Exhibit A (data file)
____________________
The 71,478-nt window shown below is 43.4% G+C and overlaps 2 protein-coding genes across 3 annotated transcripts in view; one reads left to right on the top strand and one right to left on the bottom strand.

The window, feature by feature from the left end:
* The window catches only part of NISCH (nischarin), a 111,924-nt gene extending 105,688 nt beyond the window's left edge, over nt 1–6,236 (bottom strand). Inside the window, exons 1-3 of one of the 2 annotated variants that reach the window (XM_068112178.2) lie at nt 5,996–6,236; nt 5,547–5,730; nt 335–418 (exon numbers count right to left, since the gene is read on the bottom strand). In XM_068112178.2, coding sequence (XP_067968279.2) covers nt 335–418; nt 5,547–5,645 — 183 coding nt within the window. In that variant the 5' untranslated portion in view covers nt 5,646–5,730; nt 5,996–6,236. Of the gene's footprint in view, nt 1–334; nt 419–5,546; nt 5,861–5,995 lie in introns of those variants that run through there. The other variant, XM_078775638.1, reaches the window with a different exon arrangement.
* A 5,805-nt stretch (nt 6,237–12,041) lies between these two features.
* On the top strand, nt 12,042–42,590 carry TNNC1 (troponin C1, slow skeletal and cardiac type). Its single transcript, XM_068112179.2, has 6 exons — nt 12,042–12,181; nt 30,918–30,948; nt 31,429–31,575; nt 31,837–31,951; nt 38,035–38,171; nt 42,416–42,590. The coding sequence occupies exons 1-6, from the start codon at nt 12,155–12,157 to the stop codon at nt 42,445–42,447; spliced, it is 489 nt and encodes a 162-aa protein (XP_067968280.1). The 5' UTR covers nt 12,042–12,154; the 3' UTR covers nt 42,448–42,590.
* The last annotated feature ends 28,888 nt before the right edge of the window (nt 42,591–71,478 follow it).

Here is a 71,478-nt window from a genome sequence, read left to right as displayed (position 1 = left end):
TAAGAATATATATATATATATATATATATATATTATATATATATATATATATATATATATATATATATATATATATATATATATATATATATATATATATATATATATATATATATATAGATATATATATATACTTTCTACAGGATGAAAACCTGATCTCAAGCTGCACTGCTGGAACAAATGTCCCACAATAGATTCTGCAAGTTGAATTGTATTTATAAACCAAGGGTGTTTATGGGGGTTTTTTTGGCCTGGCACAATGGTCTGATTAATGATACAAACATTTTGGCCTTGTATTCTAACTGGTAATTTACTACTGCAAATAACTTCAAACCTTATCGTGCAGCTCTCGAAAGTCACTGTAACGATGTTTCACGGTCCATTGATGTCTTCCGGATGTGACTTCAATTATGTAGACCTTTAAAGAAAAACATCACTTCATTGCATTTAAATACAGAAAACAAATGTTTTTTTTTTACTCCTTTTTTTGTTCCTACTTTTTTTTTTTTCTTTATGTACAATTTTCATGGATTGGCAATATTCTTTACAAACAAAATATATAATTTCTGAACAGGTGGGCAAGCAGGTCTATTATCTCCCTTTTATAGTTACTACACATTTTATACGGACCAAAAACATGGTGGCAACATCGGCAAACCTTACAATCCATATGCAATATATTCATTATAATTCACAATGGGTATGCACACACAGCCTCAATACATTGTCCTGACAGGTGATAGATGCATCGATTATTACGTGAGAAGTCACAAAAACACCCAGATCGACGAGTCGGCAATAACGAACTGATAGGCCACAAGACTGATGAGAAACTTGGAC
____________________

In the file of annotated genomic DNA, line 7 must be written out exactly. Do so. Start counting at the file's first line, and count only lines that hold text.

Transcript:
Here is a 71,478-nt window from a genome sequence, read left to right as displayed (position 1 = left end):